Long: Kyle Busch deserving champion despite whining by critics
Kyle Busch finished what he couldn’t start.
And now he’s called champion.
As the sport celebrates Busch’s first Sprint Cup title, some are unhappy that a driver who missed the season’s first 11 races because of injuries suffered in an Xfinity race was even eligible for the championship.
They say that it was unfair to the competitors who ran the full schedule. They say that NASCAR shouldn’t have waived the Chase requirement that a driver start every race for Busch. They say that he had no business competing in the Xfinity Series race at Daytona in February, thus the injury was his fault.
Of course - and this is for those who only seem to respond with their caps button locked on - THEY’D BE WRONG. KYLE BUSCH IS A DESERVING CHAMPION BECAUSE HE FOLLOWED THE RULES AND BEAT EVERY OTHER DRIVER IN THE SAME FORMAT.
NASCAR did the right thing in granting the waiver. That didn’t mean Busch was going to make the Chase. He was so far behind in points that he would have to win a race to make the Chase - as long as he was in the top 30 in the standings after Richmond in September.
There was no guarantee Busch would win a race after returning. He averaged two wins a year the previous three seasons. Five of those wins came in races early in the season - races he missed while recovering from the broken right leg and fractured left foot he suffered in Daytona when he crashed into an unprotected concrete wall.
It’s not like Busch won a fuel-mileage race that he otherwise wouldn’t have won. He won at Sonoma - a track no one thought he could win as he continued to recover from his injuries. He led a race-high 163 laps in his victory at Kentucky. He led 96 of 301 laps to win at New Hampshire. He ran in the top five nearly all day at Indianapolis before taking the lead late and winning the Brickyard 400.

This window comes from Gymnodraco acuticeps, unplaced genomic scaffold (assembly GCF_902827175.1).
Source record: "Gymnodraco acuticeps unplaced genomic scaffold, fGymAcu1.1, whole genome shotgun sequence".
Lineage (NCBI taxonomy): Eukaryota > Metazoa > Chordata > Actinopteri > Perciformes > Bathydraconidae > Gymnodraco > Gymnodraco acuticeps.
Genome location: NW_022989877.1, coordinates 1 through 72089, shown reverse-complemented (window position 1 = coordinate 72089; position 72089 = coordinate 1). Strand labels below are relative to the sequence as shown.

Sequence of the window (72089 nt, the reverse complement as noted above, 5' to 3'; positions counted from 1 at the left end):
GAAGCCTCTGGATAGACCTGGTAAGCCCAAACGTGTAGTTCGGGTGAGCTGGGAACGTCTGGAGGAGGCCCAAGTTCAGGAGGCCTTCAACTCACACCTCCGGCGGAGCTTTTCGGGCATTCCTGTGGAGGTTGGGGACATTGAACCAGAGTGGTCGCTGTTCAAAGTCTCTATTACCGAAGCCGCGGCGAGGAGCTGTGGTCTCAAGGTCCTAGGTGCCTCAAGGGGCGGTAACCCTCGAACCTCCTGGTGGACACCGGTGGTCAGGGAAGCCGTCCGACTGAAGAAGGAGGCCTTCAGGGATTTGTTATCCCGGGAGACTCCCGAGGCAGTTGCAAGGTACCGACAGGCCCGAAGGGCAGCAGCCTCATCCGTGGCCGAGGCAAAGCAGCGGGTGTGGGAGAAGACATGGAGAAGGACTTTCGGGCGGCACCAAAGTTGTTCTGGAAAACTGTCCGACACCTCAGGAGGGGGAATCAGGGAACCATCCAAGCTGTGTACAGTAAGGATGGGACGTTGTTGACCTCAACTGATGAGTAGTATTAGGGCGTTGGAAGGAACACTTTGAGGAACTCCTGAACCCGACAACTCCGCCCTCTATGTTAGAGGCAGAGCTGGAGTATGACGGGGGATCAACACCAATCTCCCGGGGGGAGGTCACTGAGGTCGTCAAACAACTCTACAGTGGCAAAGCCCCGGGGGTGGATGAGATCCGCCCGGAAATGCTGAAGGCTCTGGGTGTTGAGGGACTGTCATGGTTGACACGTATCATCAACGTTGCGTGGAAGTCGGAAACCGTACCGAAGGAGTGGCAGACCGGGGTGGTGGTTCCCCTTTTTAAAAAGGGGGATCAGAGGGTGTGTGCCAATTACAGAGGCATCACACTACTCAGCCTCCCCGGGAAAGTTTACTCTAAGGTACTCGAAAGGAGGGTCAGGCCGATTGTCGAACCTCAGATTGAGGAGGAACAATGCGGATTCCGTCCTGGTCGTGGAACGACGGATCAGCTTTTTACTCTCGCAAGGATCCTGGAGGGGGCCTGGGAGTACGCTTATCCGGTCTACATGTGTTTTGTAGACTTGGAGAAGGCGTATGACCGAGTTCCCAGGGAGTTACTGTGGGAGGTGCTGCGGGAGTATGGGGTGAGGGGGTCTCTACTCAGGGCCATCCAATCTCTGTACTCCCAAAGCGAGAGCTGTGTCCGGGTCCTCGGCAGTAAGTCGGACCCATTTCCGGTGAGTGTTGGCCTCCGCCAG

He also wasn’t the only driver to be granted a waiver. NASCAR granted one to Kurt Busch, who was suspended the first three races after a Kent County (Del.) Family Court Commissioner concluded that “it is more likely than not” that Busch committed an act of domestic violence against his ex-girlfriend. The Delaware Department of Justice later said he would face no charges.
Also, Kyle Larson missed the spring Martinsville race after a fainting spell the day before the race. He would have made the Chase had he won a race or been high enough in points.
As for the issue of why Kyle Busch was running in an Xfinity race? Many like to note that in no other sport does a pro compete in a lower level on a regular basis.
That’s where racing differs from other sports. Without sponsorship, teams don’t exist. Busch and Brad Keselowski have said that they’d run fewer Xfinity or Camping World Truck races but sponsors want them instead of drivers with little or no name recognition.
After Josh Berry finished seventh in his one and only Xfinity start this season at Richmond in September, team owner Dale Earnhardt Jr. all but got down on his hands and knees afterward, begging that a company would sponsor Berry so they could put him in a car more often.
“I’m ready to race Josh every week,’’ Earnhardt said then. “We’ve just got to find a partner.’’
Instead, JR Motorsports will have Elliott Sadler and Justin Allgaier driving its cars next year. Both drivers brought sponsors. Good for them in understanding what it takes to survive in his climate. Don’t hate them, hate the system but also understand it’s not likely to change.
As long as companies decline to partner with drivers they’re unfamiliar with, Cup drivers - including Busch, Keselowski and Earnhardt - will run in other series. Money, not good intentions, pays employees.
The result was that Busch was in that Xfinity race at Daytona. As was Earnhardt, Keselowski, Larson, Austin Dillon, Aric Almirola, JJ Yeley, and Landon Cassill.
That’s how much the sport has evolved. Rick Hendrick put Jeff Gordon in a Cup car in 1992 before he had a sponsor. Hendrick said this year he wouldn’t do that in today’s economic climate.
Times change. As do points systems. Go ahead and live in the past, figuring out who might have had the most points in one system or another, but understand decisions would have been different and drivers would have raced differently in those scenarios, so what you think you see is not reality.
Reality is Kyle Busch is the Sprint Cup champion. And he earned that title.